Quinn's story

Quinn grew up in regional New South Wales, in a devoutly Catholic family. His dad was an alcoholic, the kind who came home drunk and ‘told us how much he loved us, cried – he was the sloppy one, I suppose you could say’.

At primary school, Quinn was the class clown. ‘I think I sought attention a lot, and I was probably in trouble a lot’. As he got older, he found himself ‘caught up with the wrong group’, smoking and truanting – ‘I didn’t really like authority much’.

Brother Basil Raymond was Quinn’s Year 8 form master at his Catholic high school, in the late 1970s. Quinn remembers Raymond as ‘a pretty authoritarian sort of character’ who would ‘rule by the stick’. Mostly he didn’t think much of Raymond one way or another, ‘he was just another Brother’.

Raymond sexually abused Quinn on a school camp, when he was playing football with some of the other boys. Raymond ‘was refereeing, and then he joined in. It was sort of “tumbles on Brother” type thing, and he was enjoying that’.

The game went on, and Raymond tackled Quinn. ‘And then his hand went down into my crotch area. And I thought it could have been an accident, so I let it go.

‘And then he tackled me again about five minutes later, and then he went down again but this time he rubbed hard, and gave it a good feel. I was sort of in a bit of shock, I didn’t know what happened, and I walked off the field.’

Raymond told the other boys to keep playing, then crash-tackled Quinn. ‘And he laid on me and said, “What’s wrong? He was rubbing against me, and I screamed and told him to ... I think I told him to “eff off”.’

Quinn disclosed the abuse to his father, saying that Raymond ‘touched me on the wee. And he sort of shrugged it off’. He and his family now suspect that two of his brothers may also have experienced sexual abuse from clergy or at the school, although neither ever disclosed to them.

After this incident Quinn hated Raymond with a passion. ‘My attitude towards him changed, and his towards me changed too.’ For the rest of the year, Raymond belittled Quinn and punished him at every opportunity, often caning him for minor misdemeanours.

The abuse had significant and long-lasting impacts. Quinn had been ‘going okay’ at school but ‘slumped bad’ in Year 9, leaving the next year. He started using alcohol and other drugs. ‘I went through a period of anorexia, where I had a food problem ... I think that was because I had a low opinion of myself, I thought I was fat.’

Quinn's mother passed away and he moved interstate. He eventually completed his high school studies, and qualified as a school teacher. He started teaching in Catholic schools, including ‘for one year, [the school] where it happened’, which brought back memories of the abuse.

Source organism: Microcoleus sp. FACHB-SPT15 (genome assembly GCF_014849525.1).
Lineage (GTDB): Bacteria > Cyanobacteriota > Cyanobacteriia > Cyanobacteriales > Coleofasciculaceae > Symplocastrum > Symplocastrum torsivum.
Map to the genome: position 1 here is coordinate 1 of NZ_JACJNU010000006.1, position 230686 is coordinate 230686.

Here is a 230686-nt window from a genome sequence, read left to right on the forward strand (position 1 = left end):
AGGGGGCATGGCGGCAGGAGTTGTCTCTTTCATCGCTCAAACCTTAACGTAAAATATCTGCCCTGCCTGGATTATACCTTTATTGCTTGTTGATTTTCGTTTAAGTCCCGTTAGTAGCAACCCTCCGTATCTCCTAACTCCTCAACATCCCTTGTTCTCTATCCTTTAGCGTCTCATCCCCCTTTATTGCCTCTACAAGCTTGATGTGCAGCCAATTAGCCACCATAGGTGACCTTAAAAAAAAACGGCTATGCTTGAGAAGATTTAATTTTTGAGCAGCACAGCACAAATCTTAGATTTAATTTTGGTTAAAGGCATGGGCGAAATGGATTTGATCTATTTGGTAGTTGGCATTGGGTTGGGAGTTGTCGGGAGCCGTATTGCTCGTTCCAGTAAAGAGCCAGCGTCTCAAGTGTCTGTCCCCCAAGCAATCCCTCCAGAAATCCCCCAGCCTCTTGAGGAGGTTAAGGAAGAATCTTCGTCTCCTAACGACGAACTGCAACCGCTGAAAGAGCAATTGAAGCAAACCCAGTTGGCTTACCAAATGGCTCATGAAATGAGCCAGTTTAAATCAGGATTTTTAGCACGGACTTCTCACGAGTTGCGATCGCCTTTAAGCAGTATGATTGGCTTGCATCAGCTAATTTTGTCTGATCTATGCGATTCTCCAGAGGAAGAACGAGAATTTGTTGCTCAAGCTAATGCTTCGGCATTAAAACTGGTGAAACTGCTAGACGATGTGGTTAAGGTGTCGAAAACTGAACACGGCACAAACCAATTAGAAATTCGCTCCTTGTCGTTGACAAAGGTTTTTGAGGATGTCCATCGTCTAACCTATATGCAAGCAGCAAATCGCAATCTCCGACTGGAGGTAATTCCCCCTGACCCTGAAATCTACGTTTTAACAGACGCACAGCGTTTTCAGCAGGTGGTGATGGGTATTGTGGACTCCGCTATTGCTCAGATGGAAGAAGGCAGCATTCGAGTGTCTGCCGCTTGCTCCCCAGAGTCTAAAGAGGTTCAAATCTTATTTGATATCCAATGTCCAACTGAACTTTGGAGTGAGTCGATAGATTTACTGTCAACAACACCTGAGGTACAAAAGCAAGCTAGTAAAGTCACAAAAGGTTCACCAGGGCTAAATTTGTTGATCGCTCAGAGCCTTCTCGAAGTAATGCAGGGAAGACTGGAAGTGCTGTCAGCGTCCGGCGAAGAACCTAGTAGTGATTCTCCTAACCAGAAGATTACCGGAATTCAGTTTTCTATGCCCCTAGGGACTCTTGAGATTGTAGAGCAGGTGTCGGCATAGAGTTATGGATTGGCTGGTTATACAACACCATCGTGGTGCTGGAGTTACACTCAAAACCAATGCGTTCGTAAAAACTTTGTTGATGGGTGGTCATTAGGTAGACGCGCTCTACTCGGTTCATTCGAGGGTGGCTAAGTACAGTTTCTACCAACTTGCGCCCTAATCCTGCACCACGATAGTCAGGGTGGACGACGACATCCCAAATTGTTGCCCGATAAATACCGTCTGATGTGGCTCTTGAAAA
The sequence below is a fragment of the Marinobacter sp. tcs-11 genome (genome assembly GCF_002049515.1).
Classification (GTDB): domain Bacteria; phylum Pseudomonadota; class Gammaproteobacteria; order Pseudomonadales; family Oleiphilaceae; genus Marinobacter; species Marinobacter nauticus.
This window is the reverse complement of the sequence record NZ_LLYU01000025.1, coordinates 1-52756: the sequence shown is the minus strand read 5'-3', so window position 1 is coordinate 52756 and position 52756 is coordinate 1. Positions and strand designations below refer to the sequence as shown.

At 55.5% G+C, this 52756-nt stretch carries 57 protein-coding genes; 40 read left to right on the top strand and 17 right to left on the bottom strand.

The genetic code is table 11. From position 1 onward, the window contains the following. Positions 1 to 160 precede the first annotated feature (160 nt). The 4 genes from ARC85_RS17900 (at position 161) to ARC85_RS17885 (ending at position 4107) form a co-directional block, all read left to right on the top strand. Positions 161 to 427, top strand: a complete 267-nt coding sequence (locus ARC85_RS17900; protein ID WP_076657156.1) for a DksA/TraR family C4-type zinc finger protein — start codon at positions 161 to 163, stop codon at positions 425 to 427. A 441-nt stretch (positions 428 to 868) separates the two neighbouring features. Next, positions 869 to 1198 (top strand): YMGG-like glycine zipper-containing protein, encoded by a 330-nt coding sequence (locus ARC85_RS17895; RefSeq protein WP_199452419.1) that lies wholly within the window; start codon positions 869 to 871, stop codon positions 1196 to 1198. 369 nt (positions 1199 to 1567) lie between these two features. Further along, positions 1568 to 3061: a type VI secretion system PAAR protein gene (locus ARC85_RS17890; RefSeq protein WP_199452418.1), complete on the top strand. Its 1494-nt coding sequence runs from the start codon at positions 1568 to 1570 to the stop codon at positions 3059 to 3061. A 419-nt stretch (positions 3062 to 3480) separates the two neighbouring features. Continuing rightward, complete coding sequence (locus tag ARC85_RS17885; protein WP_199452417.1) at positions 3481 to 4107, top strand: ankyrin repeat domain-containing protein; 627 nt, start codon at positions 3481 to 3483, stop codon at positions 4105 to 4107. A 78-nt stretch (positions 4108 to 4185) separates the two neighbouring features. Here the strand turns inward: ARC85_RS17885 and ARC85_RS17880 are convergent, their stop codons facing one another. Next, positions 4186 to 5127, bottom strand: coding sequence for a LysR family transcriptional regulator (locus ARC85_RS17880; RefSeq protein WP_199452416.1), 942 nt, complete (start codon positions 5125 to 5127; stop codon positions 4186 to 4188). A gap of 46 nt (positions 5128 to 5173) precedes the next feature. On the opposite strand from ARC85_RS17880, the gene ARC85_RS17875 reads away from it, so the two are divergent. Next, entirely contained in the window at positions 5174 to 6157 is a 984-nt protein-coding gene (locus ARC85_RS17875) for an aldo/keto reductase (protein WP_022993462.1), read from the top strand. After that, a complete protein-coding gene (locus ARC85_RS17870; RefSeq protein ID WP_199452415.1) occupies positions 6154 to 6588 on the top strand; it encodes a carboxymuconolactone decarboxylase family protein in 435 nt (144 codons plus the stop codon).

Although he enjoys his work, he finds ‘the Catholic stuff’ hard to deal with, particularly the idea of being subservient to clergy in his role as a teacher. He would prefer to work outside the Catholic education system, but jobs are not easy to come by in his area. He would also like to see the order of Brothers who ran the school where he was abused – and where he now knows many other boys were also abused – ‘be struck off’, and unable to continue operating as an institution.

‘I know that’s not going to happen, but ... I think their institution has failed. And they have not acknowledged it. And I think that the amount of lives that have been destroyed … And I know they are hiding behind the fact that it’s people doing this, not the Church – but they represent the Church.’

For many years Quinn did not talk about the abuse, other than telling a couple of close friends when he was in his 20s. In recent years, he reported the abuse to police. They suggested he wear a wire and make contact with Raymond to discuss the abuse, but he did not feel comfortable doing so.

The police interviewed Raymond at his home instead. Raymond’s body was discovered by police some time later, and his death was declared a suicide.

Quinn has recently sought compensation from the Church. They have paid for his psychological assessment, and he is awaiting the final outcome of his claim.

Despite a successful career, Quinn continues to live with self-doubt, and uses alcohol to cope with his feelings. ‘Gambling has been an issue, I’ve sort of succumbed to things that are an easy fix to deal with pain.’

Participation in a group for male survivors of child abuse has been beneficial, as has working with a counsellor he trusts. He finds solace in playing music, and credits his ‘humble beginnings’, and family, with building his resilience.

‘Even though I lost my mother young, and my father was an alcoholic, he still was a great man, and a great philosopher, and a great mind. He was a great role model as a person, he was always very much about making the best of life.’


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